We’ve talked here recently about elementary and high school in the Philippines using distance learning But My Kids Can’t Get an Education in the Philippines, the question come to mind, why not college-level work as well?
Here’s just one example of a "real" school in the US offering full-fledged, industry current course in the field. You can read their description of the government outlook for workers. A graduate of a course like this could work many places and could also make a great outsourcing business here in the Philippines taking on the labor of data conversion and verification that has to be done for thousands and thousands of projects yet to be accomplished in the US and other overseas countries. There is more to outsourcing than answering the phone.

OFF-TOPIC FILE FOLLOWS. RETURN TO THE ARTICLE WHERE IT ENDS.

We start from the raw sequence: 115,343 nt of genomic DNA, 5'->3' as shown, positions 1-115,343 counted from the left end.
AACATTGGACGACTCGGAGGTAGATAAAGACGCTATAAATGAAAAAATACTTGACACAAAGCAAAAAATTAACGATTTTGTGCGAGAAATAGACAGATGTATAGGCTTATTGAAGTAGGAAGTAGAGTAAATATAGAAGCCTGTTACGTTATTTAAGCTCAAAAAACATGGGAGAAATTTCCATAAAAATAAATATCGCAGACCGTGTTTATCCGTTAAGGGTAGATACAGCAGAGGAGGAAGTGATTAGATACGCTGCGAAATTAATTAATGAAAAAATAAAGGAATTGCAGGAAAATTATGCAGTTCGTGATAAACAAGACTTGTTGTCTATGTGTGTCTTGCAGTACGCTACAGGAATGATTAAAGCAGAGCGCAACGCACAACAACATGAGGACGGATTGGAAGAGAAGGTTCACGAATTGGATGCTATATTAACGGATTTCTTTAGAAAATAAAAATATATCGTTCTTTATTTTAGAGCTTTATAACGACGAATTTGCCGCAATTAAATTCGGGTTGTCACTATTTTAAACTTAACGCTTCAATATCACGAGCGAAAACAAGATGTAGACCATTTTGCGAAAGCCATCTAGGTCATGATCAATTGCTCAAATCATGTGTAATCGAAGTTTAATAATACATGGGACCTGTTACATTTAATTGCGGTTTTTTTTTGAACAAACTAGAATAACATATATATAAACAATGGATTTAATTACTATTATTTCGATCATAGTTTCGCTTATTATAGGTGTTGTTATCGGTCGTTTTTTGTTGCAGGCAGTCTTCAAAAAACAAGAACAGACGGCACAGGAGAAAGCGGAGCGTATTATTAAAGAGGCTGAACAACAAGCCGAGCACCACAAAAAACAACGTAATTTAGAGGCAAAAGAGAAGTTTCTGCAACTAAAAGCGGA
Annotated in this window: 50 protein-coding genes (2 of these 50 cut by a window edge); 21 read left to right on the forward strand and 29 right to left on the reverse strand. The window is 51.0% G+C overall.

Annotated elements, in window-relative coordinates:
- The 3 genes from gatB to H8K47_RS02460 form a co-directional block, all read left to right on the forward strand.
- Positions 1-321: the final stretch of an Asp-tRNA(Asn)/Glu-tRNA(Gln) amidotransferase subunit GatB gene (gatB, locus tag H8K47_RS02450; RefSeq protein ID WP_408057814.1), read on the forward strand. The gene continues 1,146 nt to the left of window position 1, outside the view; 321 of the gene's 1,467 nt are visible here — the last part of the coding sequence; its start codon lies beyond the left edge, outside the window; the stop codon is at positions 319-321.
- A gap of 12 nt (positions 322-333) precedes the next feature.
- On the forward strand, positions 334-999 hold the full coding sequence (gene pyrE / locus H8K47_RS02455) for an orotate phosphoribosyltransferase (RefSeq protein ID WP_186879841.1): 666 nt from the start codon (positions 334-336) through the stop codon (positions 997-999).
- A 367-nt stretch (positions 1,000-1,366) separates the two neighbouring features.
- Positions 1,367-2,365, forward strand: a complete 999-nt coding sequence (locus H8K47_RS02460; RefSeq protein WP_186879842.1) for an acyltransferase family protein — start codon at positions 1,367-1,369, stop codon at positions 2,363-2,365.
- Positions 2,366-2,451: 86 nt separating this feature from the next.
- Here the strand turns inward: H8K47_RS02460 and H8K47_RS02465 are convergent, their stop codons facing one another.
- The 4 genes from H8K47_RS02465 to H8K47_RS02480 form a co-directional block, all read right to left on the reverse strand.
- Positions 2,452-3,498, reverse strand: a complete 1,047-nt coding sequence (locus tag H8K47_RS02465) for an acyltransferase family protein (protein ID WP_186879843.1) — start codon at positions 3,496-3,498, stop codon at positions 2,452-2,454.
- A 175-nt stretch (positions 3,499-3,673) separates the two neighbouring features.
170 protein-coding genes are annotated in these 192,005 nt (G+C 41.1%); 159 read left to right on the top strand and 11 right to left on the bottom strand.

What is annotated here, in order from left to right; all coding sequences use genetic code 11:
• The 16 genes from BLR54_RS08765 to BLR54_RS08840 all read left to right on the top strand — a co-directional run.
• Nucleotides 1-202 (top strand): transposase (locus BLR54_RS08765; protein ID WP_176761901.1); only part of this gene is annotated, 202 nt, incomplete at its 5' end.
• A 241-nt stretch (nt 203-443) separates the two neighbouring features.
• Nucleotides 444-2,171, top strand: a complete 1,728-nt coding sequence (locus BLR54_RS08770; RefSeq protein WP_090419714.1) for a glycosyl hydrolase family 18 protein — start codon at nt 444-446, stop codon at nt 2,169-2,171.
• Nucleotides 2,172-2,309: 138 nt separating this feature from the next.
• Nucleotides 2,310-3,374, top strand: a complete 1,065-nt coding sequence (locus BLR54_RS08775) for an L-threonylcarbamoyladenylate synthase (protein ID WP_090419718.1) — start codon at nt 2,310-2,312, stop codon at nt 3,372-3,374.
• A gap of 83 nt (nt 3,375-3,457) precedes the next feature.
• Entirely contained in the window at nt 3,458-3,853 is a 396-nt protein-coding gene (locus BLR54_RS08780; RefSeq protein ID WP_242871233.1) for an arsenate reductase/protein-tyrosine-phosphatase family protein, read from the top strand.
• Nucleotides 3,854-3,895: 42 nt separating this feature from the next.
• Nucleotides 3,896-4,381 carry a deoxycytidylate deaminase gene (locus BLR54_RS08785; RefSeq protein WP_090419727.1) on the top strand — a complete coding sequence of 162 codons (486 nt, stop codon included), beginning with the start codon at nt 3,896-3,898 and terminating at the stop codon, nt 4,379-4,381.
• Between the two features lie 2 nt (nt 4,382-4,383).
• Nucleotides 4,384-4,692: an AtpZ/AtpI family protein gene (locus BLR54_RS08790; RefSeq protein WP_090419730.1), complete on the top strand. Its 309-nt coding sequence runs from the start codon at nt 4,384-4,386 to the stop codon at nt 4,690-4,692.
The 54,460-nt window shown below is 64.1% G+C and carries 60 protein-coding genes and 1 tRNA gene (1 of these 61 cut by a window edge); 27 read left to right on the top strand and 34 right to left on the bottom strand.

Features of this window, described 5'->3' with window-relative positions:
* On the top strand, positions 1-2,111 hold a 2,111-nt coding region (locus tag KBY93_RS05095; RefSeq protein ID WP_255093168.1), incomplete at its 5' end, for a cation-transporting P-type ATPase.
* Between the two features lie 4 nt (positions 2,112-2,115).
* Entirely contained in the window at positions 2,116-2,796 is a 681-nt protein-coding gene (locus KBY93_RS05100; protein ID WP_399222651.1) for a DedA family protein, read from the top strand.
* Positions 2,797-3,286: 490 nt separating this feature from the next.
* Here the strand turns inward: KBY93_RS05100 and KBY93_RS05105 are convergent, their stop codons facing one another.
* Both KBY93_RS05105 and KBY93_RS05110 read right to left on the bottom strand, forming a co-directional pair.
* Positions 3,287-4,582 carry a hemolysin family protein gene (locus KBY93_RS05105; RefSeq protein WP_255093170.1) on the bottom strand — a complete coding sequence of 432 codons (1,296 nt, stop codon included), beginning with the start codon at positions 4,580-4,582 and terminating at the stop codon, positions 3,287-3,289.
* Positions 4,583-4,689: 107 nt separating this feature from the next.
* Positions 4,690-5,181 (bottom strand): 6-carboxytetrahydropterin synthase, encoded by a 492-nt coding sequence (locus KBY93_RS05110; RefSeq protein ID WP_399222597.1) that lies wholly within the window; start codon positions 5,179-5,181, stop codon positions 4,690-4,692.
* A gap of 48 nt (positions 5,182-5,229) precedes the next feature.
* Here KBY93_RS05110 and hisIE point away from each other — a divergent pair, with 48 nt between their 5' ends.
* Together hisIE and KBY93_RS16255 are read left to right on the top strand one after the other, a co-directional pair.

TAKE CHARGE OF YOUR CAREER
The United States Department of Labor has identified Geographic Information Science (GIS) as a key emerging and evolving industry with numerous opportunities as a career path.
"Across the country, tens of thousands of trained [geospatial] workers are needed to fill positions that are going begging." Quoted from GIS.COM
The University of West Florida’s online program delivers a dynamic Geographic Information Science certificate program to students across the country. Students will participate in online courses with instructors who are highly qualified in their field.
Upon completion of the program, students will receive a University of West Florida Certificate in Geographic Information Science, and earn 24 undergraduate semester credit hours of college credit. Students with a bachelor’s degree can earn up to 12 hours of graduate credit and receive a graduate certificate in GIS. The certificate can be used to help fulfill a student’s educational requirement when applying for their GISP certification. Courses taken can transfer into several UWF undergraduate and graduate programs or even programs at other universities.